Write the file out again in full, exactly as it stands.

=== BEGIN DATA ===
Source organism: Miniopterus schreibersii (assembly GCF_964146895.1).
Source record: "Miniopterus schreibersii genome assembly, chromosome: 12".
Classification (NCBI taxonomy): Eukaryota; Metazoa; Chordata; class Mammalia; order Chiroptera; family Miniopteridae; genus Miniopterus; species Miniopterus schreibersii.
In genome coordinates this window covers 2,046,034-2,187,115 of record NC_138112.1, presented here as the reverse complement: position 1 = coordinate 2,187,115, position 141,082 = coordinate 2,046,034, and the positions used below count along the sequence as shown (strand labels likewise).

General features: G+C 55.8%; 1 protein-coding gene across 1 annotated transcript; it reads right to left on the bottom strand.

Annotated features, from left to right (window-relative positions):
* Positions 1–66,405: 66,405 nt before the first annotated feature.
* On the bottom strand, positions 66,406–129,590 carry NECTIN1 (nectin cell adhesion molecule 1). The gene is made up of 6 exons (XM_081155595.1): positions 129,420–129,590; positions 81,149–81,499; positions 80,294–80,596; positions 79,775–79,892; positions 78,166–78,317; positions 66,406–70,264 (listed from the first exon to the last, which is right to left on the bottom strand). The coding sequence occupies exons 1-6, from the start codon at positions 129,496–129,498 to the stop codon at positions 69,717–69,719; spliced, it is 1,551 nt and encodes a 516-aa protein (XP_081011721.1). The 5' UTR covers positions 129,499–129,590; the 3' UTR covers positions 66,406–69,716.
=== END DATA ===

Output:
Source organism: Miniopterus schreibersii (assembly GCF_964146895.1).
Source record: "Miniopterus schreibersii genome assembly, chromosome: 12".
Classification (NCBI taxonomy): Eukaryota; Metazoa; Chordata; class Mammalia; order Chiroptera; family Miniopteridae; genus Miniopterus; species Miniopterus schreibersii.
In genome coordinates this window covers 2,046,034-2,187,115 of record NC_138112.1, presented here as the reverse complement: position 1 = coordinate 2,187,115, position 141,082 = coordinate 2,046,034, and the positions used below count along the sequence as shown (strand labels likewise).

General features: G+C 55.8%; 1 protein-coding gene across 1 annotated transcript; it reads right to left on the bottom strand.

Annotated features, from left to right (window-relative positions):
* Positions 1–66,405: 66,405 nt before the first annotated feature.
* On the bottom strand, positions 66,406–129,590 carry NECTIN1 (nectin cell adhesion molecule 1). The gene is made up of 6 exons (XM_081155595.1): positions 129,420–129,590; positions 81,149–81,499; positions 80,294–80,596; positions 79,775–79,892; positions 78,166–78,317; positions 66,406–70,264 (listed from the first exon to the last, which is right to left on the bottom strand). The coding sequence occupies exons 1-6, from the start codon at positions 129,496–129,498 to the stop codon at positions 69,717–69,719; spliced, it is 1,551 nt and encodes a 516-aa protein (XP_081011721.1). The 5' UTR covers positions 129,499–129,590; the 3' UTR covers positions 66,406–69,716.